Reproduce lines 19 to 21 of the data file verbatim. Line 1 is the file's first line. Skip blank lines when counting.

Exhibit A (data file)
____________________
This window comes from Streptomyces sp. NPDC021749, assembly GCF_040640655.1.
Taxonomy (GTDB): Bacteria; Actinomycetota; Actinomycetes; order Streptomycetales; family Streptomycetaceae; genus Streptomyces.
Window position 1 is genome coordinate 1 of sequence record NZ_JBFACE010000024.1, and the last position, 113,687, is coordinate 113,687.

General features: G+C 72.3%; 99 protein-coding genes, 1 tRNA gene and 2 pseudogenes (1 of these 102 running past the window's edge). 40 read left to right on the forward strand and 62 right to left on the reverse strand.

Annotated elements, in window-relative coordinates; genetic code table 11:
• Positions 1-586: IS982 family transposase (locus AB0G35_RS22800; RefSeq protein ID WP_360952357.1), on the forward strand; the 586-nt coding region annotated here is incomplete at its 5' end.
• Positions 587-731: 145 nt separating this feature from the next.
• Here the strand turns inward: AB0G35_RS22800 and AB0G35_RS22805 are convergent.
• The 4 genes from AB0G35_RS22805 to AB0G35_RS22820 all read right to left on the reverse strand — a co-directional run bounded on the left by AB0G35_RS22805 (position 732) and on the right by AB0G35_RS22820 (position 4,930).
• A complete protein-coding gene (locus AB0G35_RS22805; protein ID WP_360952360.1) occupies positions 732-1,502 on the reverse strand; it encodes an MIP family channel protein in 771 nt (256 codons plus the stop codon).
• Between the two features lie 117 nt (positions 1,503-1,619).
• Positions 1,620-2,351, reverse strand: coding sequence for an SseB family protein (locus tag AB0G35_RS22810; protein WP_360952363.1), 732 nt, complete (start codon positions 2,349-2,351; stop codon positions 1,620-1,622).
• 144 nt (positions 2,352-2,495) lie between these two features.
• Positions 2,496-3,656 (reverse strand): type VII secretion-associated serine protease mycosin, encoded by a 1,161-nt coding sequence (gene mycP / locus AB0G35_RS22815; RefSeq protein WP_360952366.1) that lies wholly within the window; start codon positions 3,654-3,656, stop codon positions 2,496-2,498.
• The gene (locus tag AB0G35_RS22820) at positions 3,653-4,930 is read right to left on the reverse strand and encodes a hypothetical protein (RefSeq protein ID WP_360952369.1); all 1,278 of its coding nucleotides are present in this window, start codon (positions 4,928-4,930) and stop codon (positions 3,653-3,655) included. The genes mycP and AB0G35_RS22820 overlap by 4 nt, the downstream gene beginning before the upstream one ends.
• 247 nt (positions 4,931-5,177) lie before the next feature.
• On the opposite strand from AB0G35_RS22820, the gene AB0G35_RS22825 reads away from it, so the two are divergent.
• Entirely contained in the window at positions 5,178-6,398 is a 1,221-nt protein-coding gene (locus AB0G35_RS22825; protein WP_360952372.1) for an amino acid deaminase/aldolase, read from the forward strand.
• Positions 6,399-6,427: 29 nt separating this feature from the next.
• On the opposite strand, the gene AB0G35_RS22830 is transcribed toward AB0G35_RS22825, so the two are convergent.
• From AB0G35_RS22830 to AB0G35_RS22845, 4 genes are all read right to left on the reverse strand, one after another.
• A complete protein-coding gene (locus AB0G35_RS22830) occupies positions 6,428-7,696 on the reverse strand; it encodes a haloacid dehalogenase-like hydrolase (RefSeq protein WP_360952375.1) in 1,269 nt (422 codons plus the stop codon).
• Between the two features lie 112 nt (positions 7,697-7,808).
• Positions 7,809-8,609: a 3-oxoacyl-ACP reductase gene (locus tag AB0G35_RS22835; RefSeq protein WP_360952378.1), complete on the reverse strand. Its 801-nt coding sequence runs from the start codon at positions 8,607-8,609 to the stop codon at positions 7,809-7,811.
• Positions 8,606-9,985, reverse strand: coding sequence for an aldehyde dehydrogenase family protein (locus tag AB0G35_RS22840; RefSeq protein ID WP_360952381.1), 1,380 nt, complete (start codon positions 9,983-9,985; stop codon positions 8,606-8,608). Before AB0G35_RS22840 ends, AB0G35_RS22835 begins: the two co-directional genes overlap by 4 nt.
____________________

• Positions 6,399-6,427: 29 nt separating this feature from the next.
• On the opposite strand, the gene AB0G35_RS22830 is transcribed toward AB0G35_RS22825, so the two are convergent.
• From AB0G35_RS22830 to AB0G35_RS22845, 4 genes are all read right to left on the reverse strand, one after another.